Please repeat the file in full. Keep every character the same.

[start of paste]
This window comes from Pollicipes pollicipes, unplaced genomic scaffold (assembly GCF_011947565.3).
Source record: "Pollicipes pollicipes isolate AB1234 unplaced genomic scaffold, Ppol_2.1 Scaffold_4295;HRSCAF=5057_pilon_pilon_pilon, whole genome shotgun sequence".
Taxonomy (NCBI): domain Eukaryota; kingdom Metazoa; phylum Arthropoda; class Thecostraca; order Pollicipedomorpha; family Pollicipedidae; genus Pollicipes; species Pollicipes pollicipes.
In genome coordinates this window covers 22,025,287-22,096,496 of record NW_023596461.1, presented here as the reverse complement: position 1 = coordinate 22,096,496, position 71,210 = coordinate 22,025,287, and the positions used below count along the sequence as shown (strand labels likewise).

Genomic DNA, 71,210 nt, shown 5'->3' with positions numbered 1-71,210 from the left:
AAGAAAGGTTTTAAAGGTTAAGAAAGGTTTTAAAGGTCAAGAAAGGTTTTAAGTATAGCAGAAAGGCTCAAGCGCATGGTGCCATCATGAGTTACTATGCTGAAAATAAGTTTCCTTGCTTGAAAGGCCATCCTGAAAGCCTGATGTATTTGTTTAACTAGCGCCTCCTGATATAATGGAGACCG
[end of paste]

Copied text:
This window comes from Pollicipes pollicipes, unplaced genomic scaffold (assembly GCF_011947565.3).
Source record: "Pollicipes pollicipes isolate AB1234 unplaced genomic scaffold, Ppol_2.1 Scaffold_4295;HRSCAF=5057_pilon_pilon_pilon, whole genome shotgun sequence".
Taxonomy (NCBI): domain Eukaryota; kingdom Metazoa; phylum Arthropoda; class Thecostraca; order Pollicipedomorpha; family Pollicipedidae; genus Pollicipes; species Pollicipes pollicipes.
In genome coordinates this window covers 22,025,287-22,096,496 of record NW_023596461.1, presented here as the reverse complement: position 1 = coordinate 22,096,496, position 71,210 = coordinate 22,025,287, and the positions used below count along the sequence as shown (strand labels likewise).

Genomic DNA, 71,210 nt, shown 5'->3' with positions numbered 1-71,210 from the left:
AAGAAAGGTTTTAAAGGTTAAGAAAGGTTTTAAAGGTCAAGAAAGGTTTTAAGTATAGCAGAAAGGCTCAAGCGCATGGTGCCATCATGAGTTACTATGCTGAAAATAAGTTTCCTTGCTTGAAAGGCCATCCTGAAAGCCTGATGTATTTGTTTAACTAGCGCCTCCTGATATAATGGAGACCG